The dizzying number of electronic gadgets will accelerate as Black Friday approaches, and parents, eyes glazing over, need help finding toys that enrich and entertain, and that will a child's interest longer than a week. My advice is to look for these features:
1. Interactivity: The game should require participation from the child. You do not want a game or toy where the child turns it on and watches it go. Children learn best when they are actively involved so look for games and toys that solicit participation from the child. This could be verbal participation -- the game asks the player to read words or answer questions; fine motor participation -- the game requires the child to touch the screen or push a button to manipulate the action; or even gross motor participation -- the device might need to be shaken, tilted, or moved in order to play the game. Interactivity encourages engagement, the prerequisite for learning.
2. Problem solving/challenge: Look for games/toys that have various levels of difficulty and that allow the child to master skills and then try new challenges. A game that is too easy will end up under the bed -- one that rewards practice with new challenges will continue to be a favorite.
3. Creativity/Imagination: Lots of games and toys allow children to be creative and imaginative. Forget the Etch-A-Sketch, look for ones that provide a variety of tools -- brushes and pens, stickers and stamps, etc. Children can draw and "paint" on a variety of canvases. Some tools allow parents to print out the child's artwork (to send to Grandma?), while others encourage the artist to place the tablet on a larger sketch pad and draw on and around it. Some programs integrate the tablet's camera feature to allow the child to snap pictures of her family or pets to include in her drawings.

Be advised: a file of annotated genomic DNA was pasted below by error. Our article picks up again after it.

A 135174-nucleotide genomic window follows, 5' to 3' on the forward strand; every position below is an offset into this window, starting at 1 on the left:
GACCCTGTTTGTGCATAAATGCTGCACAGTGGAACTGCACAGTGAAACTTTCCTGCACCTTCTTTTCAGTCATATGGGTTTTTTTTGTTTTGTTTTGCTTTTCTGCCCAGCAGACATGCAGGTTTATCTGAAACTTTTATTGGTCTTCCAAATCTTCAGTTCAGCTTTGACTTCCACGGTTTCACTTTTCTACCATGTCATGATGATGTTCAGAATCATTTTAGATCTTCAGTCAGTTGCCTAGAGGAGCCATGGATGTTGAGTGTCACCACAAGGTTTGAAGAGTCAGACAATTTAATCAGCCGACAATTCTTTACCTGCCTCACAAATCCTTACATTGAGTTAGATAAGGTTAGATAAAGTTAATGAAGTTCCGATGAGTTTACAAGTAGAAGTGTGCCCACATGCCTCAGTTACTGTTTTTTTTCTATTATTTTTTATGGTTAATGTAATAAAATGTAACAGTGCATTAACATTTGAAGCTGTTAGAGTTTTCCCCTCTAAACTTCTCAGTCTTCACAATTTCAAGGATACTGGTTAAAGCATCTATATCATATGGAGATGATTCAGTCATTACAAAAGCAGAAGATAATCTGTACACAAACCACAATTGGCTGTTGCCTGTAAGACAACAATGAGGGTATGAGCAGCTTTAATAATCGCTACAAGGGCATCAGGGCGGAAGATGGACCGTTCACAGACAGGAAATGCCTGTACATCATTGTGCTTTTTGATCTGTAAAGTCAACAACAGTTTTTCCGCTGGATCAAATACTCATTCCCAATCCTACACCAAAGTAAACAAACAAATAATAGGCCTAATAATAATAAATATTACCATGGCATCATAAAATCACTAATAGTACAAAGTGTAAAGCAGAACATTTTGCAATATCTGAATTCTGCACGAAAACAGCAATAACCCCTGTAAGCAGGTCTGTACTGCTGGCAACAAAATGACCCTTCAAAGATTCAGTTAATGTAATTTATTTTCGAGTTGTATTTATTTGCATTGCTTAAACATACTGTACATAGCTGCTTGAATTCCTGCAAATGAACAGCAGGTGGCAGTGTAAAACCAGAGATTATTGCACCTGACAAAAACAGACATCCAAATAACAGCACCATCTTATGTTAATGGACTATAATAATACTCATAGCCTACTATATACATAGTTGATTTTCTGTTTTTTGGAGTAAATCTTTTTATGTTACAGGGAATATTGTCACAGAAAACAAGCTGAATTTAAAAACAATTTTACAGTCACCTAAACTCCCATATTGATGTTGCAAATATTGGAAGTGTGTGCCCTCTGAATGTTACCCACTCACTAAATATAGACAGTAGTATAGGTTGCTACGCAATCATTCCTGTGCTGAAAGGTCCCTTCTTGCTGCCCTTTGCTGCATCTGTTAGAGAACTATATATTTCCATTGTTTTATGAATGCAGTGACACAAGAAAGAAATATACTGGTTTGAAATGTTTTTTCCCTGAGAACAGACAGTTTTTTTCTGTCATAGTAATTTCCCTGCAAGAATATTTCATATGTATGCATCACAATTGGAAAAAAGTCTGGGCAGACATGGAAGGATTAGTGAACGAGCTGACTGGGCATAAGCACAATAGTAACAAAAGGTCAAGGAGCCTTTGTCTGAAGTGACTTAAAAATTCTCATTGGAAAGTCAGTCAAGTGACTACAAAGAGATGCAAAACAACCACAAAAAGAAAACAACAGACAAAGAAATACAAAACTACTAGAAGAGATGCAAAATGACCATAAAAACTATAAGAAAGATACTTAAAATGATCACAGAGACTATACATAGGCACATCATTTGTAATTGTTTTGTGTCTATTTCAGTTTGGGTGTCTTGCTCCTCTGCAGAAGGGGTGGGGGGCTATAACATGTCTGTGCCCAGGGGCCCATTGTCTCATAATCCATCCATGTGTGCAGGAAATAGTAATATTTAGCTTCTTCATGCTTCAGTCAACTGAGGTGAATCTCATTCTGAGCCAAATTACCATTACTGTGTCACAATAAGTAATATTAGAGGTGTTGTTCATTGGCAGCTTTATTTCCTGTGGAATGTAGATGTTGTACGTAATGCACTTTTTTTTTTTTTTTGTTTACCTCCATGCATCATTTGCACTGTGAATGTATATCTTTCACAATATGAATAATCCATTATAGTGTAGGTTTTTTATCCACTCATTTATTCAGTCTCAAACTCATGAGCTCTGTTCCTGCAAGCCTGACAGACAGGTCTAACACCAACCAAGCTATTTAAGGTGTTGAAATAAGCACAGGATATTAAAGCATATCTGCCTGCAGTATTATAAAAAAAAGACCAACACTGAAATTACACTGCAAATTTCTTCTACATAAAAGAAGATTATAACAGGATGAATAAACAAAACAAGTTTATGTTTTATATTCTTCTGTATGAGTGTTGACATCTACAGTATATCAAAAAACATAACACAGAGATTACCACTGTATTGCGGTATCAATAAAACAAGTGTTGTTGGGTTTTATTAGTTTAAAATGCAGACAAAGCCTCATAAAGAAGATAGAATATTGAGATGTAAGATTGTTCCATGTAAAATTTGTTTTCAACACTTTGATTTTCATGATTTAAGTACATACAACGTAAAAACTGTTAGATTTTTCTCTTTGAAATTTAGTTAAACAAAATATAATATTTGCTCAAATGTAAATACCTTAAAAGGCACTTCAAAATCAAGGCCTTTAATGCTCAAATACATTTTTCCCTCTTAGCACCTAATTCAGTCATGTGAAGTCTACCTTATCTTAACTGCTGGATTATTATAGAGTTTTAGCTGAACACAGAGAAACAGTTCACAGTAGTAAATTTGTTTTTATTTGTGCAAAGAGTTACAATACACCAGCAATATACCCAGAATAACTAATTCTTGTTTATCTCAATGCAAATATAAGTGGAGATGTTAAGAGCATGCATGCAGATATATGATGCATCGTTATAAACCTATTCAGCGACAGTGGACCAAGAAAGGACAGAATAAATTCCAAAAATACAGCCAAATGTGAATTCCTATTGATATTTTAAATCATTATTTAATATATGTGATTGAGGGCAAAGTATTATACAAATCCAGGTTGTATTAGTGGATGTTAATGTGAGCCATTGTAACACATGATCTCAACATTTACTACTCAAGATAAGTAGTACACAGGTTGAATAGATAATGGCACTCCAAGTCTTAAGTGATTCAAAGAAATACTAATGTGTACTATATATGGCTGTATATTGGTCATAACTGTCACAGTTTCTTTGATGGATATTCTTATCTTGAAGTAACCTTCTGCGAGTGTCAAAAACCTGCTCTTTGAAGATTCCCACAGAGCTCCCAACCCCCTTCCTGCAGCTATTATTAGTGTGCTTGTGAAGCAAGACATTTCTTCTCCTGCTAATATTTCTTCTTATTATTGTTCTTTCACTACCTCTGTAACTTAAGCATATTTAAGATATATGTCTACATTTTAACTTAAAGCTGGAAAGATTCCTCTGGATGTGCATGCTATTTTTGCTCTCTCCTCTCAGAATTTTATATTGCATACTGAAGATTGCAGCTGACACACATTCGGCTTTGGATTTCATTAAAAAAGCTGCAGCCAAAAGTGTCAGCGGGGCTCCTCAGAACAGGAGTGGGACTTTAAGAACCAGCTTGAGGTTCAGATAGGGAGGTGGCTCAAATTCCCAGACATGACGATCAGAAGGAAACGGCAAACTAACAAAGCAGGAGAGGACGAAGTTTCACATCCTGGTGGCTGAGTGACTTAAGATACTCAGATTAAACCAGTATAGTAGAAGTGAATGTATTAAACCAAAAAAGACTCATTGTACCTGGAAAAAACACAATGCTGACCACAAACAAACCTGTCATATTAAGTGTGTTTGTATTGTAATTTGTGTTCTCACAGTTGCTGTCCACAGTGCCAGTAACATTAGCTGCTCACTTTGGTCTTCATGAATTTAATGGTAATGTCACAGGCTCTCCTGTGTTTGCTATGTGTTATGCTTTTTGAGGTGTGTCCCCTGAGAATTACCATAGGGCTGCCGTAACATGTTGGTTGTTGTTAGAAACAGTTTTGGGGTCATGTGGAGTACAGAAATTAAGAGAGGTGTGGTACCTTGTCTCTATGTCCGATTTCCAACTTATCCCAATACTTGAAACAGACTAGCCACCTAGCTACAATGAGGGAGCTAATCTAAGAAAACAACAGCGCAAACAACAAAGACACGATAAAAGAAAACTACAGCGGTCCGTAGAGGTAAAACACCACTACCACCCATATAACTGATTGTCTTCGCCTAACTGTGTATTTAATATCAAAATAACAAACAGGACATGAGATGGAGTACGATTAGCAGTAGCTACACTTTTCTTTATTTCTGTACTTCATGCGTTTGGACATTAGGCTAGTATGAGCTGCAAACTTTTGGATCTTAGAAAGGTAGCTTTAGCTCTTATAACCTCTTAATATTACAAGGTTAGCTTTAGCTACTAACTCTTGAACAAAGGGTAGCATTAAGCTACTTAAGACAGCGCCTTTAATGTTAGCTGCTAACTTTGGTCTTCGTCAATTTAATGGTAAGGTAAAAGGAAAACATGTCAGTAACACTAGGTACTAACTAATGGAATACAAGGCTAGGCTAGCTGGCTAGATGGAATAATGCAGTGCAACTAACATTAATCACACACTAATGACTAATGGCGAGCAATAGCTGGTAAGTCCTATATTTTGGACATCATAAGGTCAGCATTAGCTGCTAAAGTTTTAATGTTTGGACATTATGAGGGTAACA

4. Real-world connection: Games for toddlers should incorporate some connection to the child's world. Children at this age are still working out the relationship between their 3D worlds and the 2D worlds of their screens. Researchers have discovered a "video deficit" in toddlers -- they don't readily make the connection between images on the screen and their real lives, but they can be taught.
This is an important connection that will enhance their readiness to learn from screens as they enter school. Games and apps for this age group should use simple language to label objects and features and encourage children to connect these to their worlds. The content should be familiar, not fantastic. Animals and people are better subjects than aliens and dinosaurs for this age. Again, the camera feature can be useful here to allow the child to bring his real life onto the screen and see the connection.
Games that encourage the child to move the tablet to make objects roll or shake help the child make the connection between her actions and the actions on the screen.
5. Multi-player: Children learn best through interaction, and human interaction is the richest experience. Choose games or apps that require the cooperation of multiple players. E-book or stories can let parents read while toddlers explore the interactive elements of the illustrations. Multi-player games or simulations can encourage children to collaborate on stories or situations.
Remember, screen time should be limited to allow children a variety of types of experiences. Children grow and develop best when they are encouraged to explore their environments and when they are provided a variety of learning experiences.
Electronic screens are one way to entertain and educate children, but kids also need experiences that are tactile, physically active, and interpersonal. The American Academy of Pediatrics continues to recommend no screen time for children under age 2, and less than two hours per day for young children. The time young children spend with screens should enrich their lives, and there are lots of good choices available today.